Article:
History is against the Tampa Bay Lightning.
Not necessarily in this series against the Maple Leafs, but in their quest to win a third straight Stanley Cup.
That hasn’t happened in 40 years, in this era of hockey, when even the best of champions have difficulty repeating championships let alone winning three in a row.
You have to go back to the 1982 New York Islanders, with so many great ones now gone — the general manager Bill Torrey, the coach Al Arbour, the first-line wingers Mike Bossy and Clark Gillies — and their defeat of a rather ordinary Vancouver Canucks side to find a team that won three Cups in a row. (They actually went on to win four straight and 19 consecutive playoff series.)
But since those Islanders wins, five different teams have won back-to-back Stanley Cups, but none of them have won three.
Joel Quenneville’s Chicago Blackhawks won three Cups, over six seasons. That seemed like a modern dynasty in a new-definition kind of way.
The Edmonton Oilers, in the days of Wayne Gretzky and Mark Messier, twice won back-to-back titles, losing in between and losing again after their second two-Cup run.
Mario Lemieux’s Pittsburgh Penguins won two straight in the early 1990s and were upset in 1993, leading to the most recent Stanley Cup won by the Montreal Canadiens.
Leafs president Brendan Shanahan won two in a row with Detroit in 1997 and ’98 and then won another four years later.
And none of those teams had the quirky pandemic-related schedule and circumstances that enabled Tampa Bay to win their two.
You can put an asterisk of sorts by the Tampa championships, not because they won them or how they played, but more about who they wound up playing against. The first championship came in the bubble at Edmonton without fans against the Dallas Stars, who didn’t make the playoffs the following year and barely made them this season.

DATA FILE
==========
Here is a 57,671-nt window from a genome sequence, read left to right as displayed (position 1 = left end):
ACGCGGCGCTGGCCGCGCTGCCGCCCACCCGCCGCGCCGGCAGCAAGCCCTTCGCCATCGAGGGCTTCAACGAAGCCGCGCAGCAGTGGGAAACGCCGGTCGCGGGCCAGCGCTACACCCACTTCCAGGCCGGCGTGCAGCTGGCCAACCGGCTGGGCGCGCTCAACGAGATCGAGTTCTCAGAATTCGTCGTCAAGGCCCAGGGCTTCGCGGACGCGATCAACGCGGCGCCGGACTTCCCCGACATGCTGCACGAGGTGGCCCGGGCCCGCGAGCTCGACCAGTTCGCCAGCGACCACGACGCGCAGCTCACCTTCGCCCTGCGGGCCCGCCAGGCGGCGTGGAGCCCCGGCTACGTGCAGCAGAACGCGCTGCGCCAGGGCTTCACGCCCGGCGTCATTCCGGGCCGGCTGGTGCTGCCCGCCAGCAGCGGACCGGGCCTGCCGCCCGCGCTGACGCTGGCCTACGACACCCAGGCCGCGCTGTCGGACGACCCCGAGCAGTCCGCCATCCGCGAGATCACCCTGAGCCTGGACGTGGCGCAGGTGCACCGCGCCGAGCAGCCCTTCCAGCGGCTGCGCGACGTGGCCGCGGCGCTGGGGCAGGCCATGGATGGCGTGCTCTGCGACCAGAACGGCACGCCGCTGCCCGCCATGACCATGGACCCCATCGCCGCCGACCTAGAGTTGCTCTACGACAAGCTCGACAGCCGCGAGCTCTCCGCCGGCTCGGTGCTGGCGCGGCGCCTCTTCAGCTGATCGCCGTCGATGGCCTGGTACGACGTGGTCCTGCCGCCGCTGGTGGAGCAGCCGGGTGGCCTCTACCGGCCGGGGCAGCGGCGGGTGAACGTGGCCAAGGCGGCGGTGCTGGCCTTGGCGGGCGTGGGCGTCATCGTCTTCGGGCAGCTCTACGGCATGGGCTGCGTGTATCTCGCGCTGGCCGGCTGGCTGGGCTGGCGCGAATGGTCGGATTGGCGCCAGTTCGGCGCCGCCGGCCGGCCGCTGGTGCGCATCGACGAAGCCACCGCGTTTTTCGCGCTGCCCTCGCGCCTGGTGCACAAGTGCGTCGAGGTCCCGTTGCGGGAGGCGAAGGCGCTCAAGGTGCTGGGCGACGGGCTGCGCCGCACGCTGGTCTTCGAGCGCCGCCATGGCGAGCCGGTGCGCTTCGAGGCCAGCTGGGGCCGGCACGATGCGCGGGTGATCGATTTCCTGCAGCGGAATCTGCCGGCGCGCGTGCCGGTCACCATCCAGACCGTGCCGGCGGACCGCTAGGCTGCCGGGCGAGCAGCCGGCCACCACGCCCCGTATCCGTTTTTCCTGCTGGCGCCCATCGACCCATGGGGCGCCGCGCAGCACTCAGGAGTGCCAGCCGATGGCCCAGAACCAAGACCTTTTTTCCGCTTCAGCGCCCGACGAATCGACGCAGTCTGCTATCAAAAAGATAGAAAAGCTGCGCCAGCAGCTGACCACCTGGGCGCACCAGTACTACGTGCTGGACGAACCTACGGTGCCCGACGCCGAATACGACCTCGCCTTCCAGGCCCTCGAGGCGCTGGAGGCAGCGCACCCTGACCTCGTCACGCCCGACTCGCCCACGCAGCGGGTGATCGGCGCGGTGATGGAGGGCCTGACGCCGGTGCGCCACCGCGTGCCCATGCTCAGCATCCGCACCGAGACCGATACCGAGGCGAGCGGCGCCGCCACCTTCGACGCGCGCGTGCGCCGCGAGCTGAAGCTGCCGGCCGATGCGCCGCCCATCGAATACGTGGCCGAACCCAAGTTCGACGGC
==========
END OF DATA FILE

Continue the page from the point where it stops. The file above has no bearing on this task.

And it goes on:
The second championship came against Montreal, the fourth-place team in the North Division, against a team that wouldn’t have qualified for the playoffs under non-COVID scheduling restrictions. The Canadiens followed up that Stanley Cup finalist run by finishing dead last in the NHL this season.
Tampa has held two parades — one after beating a team that wasn’t anything more than mediocre, one after beating a team with a great goalie, one great defenceman, and not a whole lot more.
You can’t decide who it is you are playing against, but you can look at the Tampa Bay Stanley Cup runs and wonder what might have happened had the opposition been anything close to Stanley Cup calibre.
Now, the Lightning opens up defence of its Cups against a Maple Leafs team that is deeper and stronger than the teams they defeated to win their championships.
Maybe they’ll win the series. They probably should win when you have Andrei Vasilevskiy in goal, Nikita Kucherov up front, Victor Hedman on defence and Jon Cooper calling the shots from behind the bench.
The Leafs don’t have an equal to Vasilevskiy, Kucherov, Hedman or Cooper. But they do have a 115-point team.
Only once has the Lightning finished higher than 115 points in any season: That happened to be the year it was eliminated in the first round by the Columbus Blue Jackets.
A Stanley Cup thought comes to me every year I’m asked who is going to win the championship. I think of the 1983 Stanley Cup final, when the Islanders swept the great young Oilers in the final. I think of the final game at Nassau Coliseum and the rather stunned Oilers players walking past the Islanders dressing room after the Cup had been decided.
There was almost no celebration in the Islanders room. There were a lot of ice packs and a lot of tape covering up bruised players and a few beers. They were almost too tired and too hurt for hoopla and champagne. Four rounds can do that to you. That’s what it takes to win the Stanley Cup.
That’s when the Oilers understood that they needed to give more of themselves. They won four championships after that. The lesson had been well-learned.
Tampa has pushed itself to the limit for four rounds each of the past two seasons. Not being up close, that can be difficult to understand. You can do it once, the way the Blackhawks did, and come back a couple of years later and do it again. You can do it once, the way the Los Angeles Kings did, and come back a couple of years later and repeat.
The most recent back-to-back champion — Sidney Crosby’s Pittsburgh Penguins of 2016 and ’17 have never come close again to winning a championship. They’ve won one only playoff round since.
It’s so hard to recapture that level. The emotion. The effort. The good breaks. The great moments. The good health. It all leads to championships.
The Maple Leafs are looking to win a round — and who knows what could come after that, if it’s accomplished.
The Lightning knows how to win. Maybe they beat the Leafs. But the betting here that the Bolts can’t defeat history. A history that says they won’t win three in a row.